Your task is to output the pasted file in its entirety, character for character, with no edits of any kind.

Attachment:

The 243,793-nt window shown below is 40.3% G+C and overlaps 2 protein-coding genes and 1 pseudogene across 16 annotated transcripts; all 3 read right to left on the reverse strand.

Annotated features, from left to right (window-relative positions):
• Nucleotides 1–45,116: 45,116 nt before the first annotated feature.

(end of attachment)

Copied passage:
The 243,793-nt window shown below is 40.3% G+C and overlaps 2 protein-coding genes and 1 pseudogene across 16 annotated transcripts; all 3 read right to left on the reverse strand.

Annotated features, from left to right (window-relative positions):
• Nucleotides 1–45,116: 45,116 nt before the first annotated feature.